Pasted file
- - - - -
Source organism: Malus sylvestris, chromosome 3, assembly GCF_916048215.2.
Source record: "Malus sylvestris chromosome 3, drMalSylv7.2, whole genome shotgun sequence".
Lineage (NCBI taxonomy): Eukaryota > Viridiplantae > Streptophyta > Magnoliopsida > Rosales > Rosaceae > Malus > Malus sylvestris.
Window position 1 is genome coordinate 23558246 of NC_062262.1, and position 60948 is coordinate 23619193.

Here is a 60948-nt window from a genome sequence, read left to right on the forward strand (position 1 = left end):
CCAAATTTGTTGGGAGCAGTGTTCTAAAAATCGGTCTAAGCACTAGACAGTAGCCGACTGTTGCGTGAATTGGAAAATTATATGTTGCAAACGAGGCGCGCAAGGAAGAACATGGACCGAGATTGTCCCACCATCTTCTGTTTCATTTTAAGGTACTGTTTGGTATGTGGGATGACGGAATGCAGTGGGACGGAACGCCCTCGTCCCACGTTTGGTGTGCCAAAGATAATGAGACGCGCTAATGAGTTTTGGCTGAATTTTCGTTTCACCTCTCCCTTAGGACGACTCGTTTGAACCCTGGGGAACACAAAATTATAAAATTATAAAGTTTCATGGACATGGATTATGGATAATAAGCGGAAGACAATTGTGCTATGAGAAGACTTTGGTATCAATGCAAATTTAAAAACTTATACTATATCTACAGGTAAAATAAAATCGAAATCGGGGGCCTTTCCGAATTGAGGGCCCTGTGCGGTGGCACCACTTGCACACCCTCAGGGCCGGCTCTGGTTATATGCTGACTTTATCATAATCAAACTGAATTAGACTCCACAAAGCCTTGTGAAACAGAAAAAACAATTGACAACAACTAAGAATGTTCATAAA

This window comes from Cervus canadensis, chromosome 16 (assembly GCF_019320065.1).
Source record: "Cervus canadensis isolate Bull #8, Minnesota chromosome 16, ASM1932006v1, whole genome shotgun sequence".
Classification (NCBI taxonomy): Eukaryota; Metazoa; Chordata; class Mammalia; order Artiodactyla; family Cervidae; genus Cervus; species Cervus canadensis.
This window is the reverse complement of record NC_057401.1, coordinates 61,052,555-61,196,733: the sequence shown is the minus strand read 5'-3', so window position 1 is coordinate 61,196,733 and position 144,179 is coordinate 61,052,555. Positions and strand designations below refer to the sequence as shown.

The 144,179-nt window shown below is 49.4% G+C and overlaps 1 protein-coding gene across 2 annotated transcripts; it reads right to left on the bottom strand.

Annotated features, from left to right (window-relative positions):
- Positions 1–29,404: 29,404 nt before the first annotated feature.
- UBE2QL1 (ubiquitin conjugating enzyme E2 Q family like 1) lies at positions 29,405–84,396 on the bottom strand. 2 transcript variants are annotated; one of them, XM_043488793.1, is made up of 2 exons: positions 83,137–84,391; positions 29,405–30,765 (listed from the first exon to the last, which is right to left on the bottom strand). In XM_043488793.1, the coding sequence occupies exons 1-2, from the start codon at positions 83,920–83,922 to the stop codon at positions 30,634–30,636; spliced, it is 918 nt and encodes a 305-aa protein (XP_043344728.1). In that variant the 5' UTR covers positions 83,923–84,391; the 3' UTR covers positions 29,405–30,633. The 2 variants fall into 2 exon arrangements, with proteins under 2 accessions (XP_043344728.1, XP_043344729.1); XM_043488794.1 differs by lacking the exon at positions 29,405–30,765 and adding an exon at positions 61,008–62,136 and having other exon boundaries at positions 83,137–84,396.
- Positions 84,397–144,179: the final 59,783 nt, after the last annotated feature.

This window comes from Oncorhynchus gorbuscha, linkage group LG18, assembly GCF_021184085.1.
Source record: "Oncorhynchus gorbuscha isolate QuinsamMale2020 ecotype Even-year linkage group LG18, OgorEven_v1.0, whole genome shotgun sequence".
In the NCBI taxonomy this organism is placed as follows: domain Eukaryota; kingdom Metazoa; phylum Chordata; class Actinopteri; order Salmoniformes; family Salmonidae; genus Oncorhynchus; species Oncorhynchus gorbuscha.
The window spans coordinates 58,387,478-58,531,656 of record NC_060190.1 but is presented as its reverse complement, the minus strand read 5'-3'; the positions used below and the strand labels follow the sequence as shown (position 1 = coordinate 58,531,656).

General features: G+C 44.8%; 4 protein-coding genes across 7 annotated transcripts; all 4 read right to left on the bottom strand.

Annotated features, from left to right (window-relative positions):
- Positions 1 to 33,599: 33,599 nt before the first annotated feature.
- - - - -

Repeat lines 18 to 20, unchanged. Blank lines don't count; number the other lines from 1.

In the NCBI taxonomy this organism is placed as follows: domain Eukaryota; kingdom Metazoa; phylum Chordata; class Actinopteri; order Salmoniformes; family Salmonidae; genus Oncorhynchus; species Oncorhynchus gorbuscha.
The window spans coordinates 58,387,478-58,531,656 of record NC_060190.1 but is presented as its reverse complement, the minus strand read 5'-3'; the positions used below and the strand labels follow the sequence as shown (position 1 = coordinate 58,531,656).

General features: G+C 44.8%; 4 protein-coding genes across 7 annotated transcripts; all 4 read right to left on the bottom strand.